Mixed feelings about social care sleep-over ruling

Social careweb

Edel Harris is relieved not to be facing a crippling back-pay bill but says social care workers must be valued more highly

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17th July 2018 by TFN Guest 0 Comments

Cornerstone, like many UK social care providers, waited in anticipation to hear the ruling from the Court of Appeal in the case of Royal Mencap Society v Tomlinson-Blake.

The Court of Appeal handed down its judgment, addressing the issue of whether staff carrying out overnight ‘sleep-in’ shifts in the care sector are entitled to be paid the National Minimum Wage (NMW) for the entire duration of those shifts; the judgement stating very clearly that the NMW does not apply to sleep-in shifts unless the worker is awake for the purpose of working.

I had mixed feelings when I heard the judgement. Like when you hear the news that married friends of yours have decided to break up – you know its for the best but at the same time you feel really saddened by the news.

Edel Harris

Edel Harris

The prospect of having to make large unfunded back payments had threatened to bankrupt many providers, jeopardising the care of vulnerable people and the employment of many people working in our industry. At the same time most good employers, like Cornerstone, do their very best to reward colleagues for the important work they do and any action which results in better pay for social care workers should be welcomed. 

I feel for many of my colleagues who were given false expectations of an entitlement to back pay and they must be feeling very disappointed at the news.   

Cornerstone has been paying sleepovers at NMW per hour for some time now and we will continue to do so irrespective of this ruling. We haven’t yet made a decision about paying sleep-in hours at Scottish Living Wage (SLW), in line with Scottish Government policy, because we don’t yet have confirmation from our commissioning Health and Social Care Partnerships that they will fund the additional costs.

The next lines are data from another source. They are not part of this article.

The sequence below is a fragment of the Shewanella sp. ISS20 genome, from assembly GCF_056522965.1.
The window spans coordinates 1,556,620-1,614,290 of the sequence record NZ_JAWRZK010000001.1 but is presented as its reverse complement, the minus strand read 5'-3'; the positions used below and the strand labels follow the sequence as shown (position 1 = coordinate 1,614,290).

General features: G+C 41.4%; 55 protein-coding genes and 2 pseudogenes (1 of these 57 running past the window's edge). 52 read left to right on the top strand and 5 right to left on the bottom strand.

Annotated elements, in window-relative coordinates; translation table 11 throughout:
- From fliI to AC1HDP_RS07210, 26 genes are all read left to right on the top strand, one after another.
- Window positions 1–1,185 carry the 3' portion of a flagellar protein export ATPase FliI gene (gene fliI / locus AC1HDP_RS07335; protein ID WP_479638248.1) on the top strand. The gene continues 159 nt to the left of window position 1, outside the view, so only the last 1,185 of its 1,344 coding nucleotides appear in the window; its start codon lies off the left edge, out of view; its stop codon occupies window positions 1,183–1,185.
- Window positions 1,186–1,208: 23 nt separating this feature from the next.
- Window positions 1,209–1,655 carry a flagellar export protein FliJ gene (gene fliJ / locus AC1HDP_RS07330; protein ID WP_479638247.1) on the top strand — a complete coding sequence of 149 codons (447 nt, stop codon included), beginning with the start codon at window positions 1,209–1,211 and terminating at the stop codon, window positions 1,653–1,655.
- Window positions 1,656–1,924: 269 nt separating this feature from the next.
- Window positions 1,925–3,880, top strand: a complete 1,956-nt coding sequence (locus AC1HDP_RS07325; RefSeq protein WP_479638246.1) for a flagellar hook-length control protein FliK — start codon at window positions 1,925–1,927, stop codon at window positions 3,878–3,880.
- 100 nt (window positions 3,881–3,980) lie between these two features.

My fear is that, at a time when public funding for social care is already squeezed, available resources are being used to fund sleepovers which leaves very little to be invested in other areas of the system. We also see a worrying reaction from many care managers and commissioners who are now focusing on reducing the overall number of sleepovers because of the cost implications on already stretched budgets. Cornerstone has introduced technology assisted care and increased the number of community responder services to assist with this agenda but as an organisation that currently provides over 44,000 sleepovers per year it is evident that technology and other alternatives will not necessarily have the overall impact required. We are also concerned about the safety of some of the people we support.

Cornerstone currently offers an allowance of £40 per night for an eight-hour sleepover, which is more than many other care organisations, offering top-ups if required to meet the NMW standard. 

We are a good and fair employer and our new model of social care delivery, Local Cornerstone, includes as one of its four objectives to demonstrate we genuinely value social care as a profession. Many organisations will agree with this sentiment but do little about it, other than challenging commissioners to pay them more for the services they provide. We are proud of the fact that we pay our team members £10 an hour and this hourly rate will rise to almost £12 an hour by the end of 2019. We hope the introduction of Local Cornerstone will make conversations about the Minimum or Living Wage in social care irrelevant.

Social care workers deserve a better deal and we hope that by paying more, investing in training and colleague development, creating self managing teams of up-skilled social care practitioners who are trusted to do a great job and by demonstrating that we value social care as a profession, we will be in a position to attract the very best people to work for Cornerstone. 

I am relieved that Cornerstone will not be facing a crippling bill for back payments because that is not in anyone’s best interests. However I am saddened by the fact that our society doesn’t recognise or place value on the social care profession. 

Through the introduction of Local Cornerstone we will continue to do our bit to influence systems change with the overall aim of transforming social care in the UK.

Edel Harris is chief executive of Cornerstone